Synthetic Peptide Resolves Gingivitis Inflammation in Three Weeks

Dentistry Today


A novel synthetic cyclic peptide known as AMY-101 reduces inflammation in gingivitis patients, according to Amyndas Pharmaceuticals, which has completed a phase 2 randomized, placebo-controlled clinical trial evaluating its use.

The researchers locally administered AMY-101 to affected gingival tissues in 39 patients with periodontal inflammation and gingivitis once a week for three weeks, achieving reductions in bleeding and gingival inflammation.

Inflammation was resolved in 21 days, and the benefit was maintained for at least 90 days without mechanical treatment, according to the company. Also, AMY-101 was shown to be safe and well tolerated among trial participants.

“We are excited with the robust signal for the efficacy of AMY-101 in these patients,” said Hatice Hasturk, DDS, PhD, director of the Forsyth Center for Clinical and Translational Research, which conducted the trial.

“This is not only a clear POC (proof of concept) of AMY-101 in periodontal diseases, but also a potential paradigm shift in how these diseases can be treated,” Hasturk said.

“Current treatments for periodontal disease are limited to scaling and root planing, while patients with advanced periodontitis treatment may require surgical approaches,” Hasturk said.

“The information gained from this study is very important as it supports a potential new host-modulatory approach that can resolve periodontal inflammation, offering a more effective treatment of periodontal diseases,” said Hasturk.

If left untreated, the researchers said, gingivitis can lead to periodontitis, which is a significant cause of tooth loss in adults that affects 20% to 50% of the worldwide population. About 743 million people are affected with a form of periodontitis, the researchers said.

The complement system has been shown to be involved in periodontal disease and inflammatory bone loss, the researchers said. Activation of the complement component C3 has been shown to fuel gum inflammation, the researchers added, leading to destruction of tooth-supporting bone in preclinical studies in non-human primates.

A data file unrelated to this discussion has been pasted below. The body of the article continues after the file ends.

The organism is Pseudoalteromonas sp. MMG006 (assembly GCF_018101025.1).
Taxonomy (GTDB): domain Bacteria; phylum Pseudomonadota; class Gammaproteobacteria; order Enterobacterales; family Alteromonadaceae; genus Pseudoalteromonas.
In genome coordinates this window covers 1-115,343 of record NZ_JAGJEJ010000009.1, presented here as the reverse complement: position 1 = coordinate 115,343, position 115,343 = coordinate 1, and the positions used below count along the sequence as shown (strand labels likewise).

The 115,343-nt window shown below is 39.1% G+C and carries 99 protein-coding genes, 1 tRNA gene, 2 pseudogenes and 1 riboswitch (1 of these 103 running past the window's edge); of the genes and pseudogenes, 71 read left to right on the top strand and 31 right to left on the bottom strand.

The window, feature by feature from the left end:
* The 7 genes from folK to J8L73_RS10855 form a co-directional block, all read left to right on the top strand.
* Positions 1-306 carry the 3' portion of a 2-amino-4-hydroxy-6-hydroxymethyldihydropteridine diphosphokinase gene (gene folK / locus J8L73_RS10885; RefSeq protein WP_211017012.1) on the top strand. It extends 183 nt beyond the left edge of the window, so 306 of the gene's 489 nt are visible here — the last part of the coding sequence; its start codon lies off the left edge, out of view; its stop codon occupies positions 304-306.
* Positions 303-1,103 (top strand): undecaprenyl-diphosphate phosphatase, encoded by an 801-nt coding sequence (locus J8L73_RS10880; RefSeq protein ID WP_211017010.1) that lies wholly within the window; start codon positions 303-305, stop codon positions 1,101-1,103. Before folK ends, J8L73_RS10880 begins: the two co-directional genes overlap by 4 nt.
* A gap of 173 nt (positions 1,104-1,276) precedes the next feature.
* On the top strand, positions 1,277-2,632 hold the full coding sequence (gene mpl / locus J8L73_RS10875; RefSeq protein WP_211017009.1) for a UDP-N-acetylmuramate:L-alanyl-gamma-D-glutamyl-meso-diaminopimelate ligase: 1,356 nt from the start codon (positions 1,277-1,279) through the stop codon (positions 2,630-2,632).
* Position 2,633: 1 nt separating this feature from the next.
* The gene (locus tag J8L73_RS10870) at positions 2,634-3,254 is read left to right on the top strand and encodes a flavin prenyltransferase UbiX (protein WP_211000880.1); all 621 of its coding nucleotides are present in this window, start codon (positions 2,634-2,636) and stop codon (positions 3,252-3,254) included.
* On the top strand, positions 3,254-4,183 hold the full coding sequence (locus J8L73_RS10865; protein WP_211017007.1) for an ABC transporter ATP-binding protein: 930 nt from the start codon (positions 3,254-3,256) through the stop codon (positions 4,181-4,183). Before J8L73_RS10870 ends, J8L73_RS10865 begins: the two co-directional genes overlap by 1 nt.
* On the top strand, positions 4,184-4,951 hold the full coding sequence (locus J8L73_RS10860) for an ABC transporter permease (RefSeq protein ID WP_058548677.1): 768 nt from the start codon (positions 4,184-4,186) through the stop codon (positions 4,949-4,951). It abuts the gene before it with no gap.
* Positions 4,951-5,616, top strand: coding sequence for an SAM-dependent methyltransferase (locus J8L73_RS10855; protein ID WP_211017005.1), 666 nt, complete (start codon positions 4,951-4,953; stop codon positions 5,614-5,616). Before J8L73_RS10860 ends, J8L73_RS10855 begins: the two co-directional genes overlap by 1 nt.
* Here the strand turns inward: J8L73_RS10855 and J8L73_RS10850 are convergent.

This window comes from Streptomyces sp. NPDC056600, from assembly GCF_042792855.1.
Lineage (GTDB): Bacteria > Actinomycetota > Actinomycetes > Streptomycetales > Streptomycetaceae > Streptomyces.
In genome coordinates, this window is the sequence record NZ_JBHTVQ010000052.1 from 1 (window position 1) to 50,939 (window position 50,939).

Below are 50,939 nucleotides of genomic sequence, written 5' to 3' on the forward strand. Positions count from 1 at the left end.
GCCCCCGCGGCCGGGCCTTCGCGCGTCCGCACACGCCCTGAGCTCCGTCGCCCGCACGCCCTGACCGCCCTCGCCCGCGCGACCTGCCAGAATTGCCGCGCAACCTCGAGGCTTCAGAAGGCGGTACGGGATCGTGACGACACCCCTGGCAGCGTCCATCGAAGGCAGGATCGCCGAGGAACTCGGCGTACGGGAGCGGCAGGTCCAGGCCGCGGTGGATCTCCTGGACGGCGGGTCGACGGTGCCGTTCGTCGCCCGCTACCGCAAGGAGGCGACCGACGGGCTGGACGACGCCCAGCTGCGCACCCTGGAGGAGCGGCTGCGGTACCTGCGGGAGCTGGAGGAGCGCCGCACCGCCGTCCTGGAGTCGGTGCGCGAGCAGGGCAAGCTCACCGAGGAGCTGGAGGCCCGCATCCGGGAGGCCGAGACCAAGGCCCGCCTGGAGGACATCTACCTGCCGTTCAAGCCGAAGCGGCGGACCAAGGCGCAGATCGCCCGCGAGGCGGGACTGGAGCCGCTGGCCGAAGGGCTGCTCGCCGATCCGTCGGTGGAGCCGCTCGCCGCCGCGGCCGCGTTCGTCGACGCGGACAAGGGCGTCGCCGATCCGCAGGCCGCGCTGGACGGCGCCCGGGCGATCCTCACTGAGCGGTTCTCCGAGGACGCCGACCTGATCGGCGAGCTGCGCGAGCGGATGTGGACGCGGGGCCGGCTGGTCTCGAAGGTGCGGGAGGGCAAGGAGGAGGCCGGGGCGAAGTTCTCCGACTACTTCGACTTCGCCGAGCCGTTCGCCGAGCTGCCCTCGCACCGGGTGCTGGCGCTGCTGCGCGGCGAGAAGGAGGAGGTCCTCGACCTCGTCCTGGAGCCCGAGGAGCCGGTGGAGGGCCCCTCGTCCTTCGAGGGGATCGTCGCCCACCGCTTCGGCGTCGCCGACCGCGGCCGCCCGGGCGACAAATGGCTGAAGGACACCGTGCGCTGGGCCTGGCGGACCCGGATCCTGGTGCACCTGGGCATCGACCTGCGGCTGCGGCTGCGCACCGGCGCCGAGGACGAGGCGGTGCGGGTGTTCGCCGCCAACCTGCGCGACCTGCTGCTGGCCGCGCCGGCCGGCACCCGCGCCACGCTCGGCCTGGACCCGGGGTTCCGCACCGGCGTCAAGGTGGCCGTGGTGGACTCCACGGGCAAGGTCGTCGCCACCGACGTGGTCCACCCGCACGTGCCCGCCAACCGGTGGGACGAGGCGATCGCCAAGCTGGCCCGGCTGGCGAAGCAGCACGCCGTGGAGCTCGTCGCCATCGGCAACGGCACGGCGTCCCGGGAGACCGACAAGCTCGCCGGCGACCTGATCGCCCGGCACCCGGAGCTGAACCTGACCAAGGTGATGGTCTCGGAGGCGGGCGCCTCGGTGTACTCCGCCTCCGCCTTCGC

AMY-101 was designed to inhibit the complement cascade centrally at the level of C3, the researchers said, and local administration was shown to reverse naturally occurring periodontal inflammation in monkeys.

“We were impressed with the prominent therapeutic effect and long-lasting benefit of AMY-101 in the preclinical studies, and Amyndas proceeded to evaluate it in the clinic,” said Dr. John Lambris, inventor of AMY-101 and founder of Amyndas.

“These top-line trial results now show that AMY-101 can indeed attenuate periodontal inflammation in patients and corroborate our hypothesis that it has the potential to become a new standard of care in periodontal treatment, potentially eliminating the need for recurrent invasive periodontal treatments,” said Lambris, who also is the Dr. Ralph and Sallie Weaver Professor of Research Medicine at the University of Pennsylvania.

“We look forward to discussing these results with the US FDA and other regulatory agencies to design the best path forward, ideally through a multi-center phase 3 trial of AMY-101,” said Dr. Despina Yancopoulou, PhD, MBA, Amyndas’ managing director.

“There is a large proportion of the population that suffers from periodontal diseases, and we hope to be able to provide a better treatment option,” said Yancopoulou.

“If successful in phase 3 clinical trials, AMY-101 has the potential to be the first local drug offering a novel mechanism of action for the treatment of periodontal diseases. It is the time to offer clinicians an effective alternative to combat periodontal disease,” said Hasturk.

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